Members of the Kansas Senate Ways and Means and House Appropriations committees spent much of Tuesday visiting the Emporia State University campus and asking pointed questions about certain university operations.
Lawmakers asked university administrators about policies on attracting transfer students, fee structure for online classes, costs associated with student outcomes and other matters during a special set of campus tours.
Underlying the specifics are even tougher questions to come. According to Ways and Means committee member Ty Masterson of Andover, the question which will answer a lot of questions for lawmakers is exactly what is the state's role in funding higher education.
Lawmakers cut higher education funding three percent during the latest legislative session, but the cut was felt more deeply at ESU because the salary structure was set up differently than at other Regents universities. With the state fully on a "glide path to zero" income taxes, some lawmakers are openly questioning whether they can restore funding -- or whether another three-percent cut should be considered.
ESU President Dr. Michael Shonrock says there was a solid discussion Tuesday, but he admits there has been an impact from the roughly $1.5 million cut for this fiscal year -- with another $1.3 million hit to come next year.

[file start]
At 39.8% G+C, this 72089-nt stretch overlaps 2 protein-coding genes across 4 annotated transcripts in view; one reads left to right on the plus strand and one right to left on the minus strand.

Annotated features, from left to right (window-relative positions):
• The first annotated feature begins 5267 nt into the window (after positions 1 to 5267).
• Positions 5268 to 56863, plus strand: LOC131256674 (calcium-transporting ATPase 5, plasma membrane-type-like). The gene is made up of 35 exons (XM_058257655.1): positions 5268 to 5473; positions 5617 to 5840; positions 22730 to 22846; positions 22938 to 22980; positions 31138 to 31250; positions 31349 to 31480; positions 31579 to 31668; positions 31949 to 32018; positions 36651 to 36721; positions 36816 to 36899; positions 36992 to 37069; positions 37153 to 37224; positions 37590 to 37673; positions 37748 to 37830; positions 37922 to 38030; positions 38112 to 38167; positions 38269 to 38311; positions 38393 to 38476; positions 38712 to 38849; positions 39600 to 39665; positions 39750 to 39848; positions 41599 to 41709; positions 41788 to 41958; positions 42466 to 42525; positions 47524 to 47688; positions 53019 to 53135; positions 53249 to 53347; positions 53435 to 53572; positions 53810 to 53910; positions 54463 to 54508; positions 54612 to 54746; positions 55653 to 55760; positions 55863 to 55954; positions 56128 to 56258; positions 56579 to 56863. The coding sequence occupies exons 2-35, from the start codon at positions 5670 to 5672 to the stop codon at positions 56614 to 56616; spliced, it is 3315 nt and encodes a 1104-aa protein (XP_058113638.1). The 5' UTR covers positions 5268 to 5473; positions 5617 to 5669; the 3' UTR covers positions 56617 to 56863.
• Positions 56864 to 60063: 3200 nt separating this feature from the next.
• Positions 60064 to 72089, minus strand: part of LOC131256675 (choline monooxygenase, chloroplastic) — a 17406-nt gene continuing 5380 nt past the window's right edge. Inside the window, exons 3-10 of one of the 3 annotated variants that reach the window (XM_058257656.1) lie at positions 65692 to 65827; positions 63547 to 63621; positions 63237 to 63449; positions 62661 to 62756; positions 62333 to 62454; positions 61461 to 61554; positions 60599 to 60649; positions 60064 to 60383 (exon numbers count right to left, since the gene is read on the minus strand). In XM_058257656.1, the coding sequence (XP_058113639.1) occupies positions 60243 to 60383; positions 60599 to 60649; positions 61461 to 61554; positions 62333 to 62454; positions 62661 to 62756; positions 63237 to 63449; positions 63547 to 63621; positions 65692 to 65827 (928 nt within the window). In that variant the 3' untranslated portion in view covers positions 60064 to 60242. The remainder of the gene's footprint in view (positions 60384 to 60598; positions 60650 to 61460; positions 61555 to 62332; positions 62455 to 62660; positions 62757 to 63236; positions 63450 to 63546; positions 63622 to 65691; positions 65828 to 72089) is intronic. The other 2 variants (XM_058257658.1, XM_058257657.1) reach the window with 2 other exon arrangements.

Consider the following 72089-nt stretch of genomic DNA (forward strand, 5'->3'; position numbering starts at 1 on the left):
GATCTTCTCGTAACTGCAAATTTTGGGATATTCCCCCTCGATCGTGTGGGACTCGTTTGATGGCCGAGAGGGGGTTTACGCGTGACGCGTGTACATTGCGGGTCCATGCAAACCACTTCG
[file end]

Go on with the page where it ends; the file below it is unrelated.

Masterson says he hasn't heard any discussion yet, but Emporia Rep. Don Hill is anticipating significant discussion -- if not action -- on that front next year.
Having said that, Emporia Rep. Peggy Mast says lawmakers trust the decisions and the direction ESU is taking.
Ways and Means committee member Steve Fitzgerald from Leavenworth noted education from kindergarten to college accounts from 63 percent of the state's budget.
ESU officials are certainly worried about potential cuts, and folks associated with Emporia State have expressed concerns they may have to move money generated by the ongoing Now and Forever campaign to operations -- including athletic champion Steve Sauder, who says the athletic department is a classic example of the university having to do more with less -- and it shouldn't have to keep being that way.
Lawmakers weren't the only ones asking questions. Lyon County Commissioner Scott Briggs asked lawmakers to "fund future leaders."
Shonrock says the university has started planning for several different scenarios, including budget cuts of various levels. However, he wants to ensure the university keeps growing.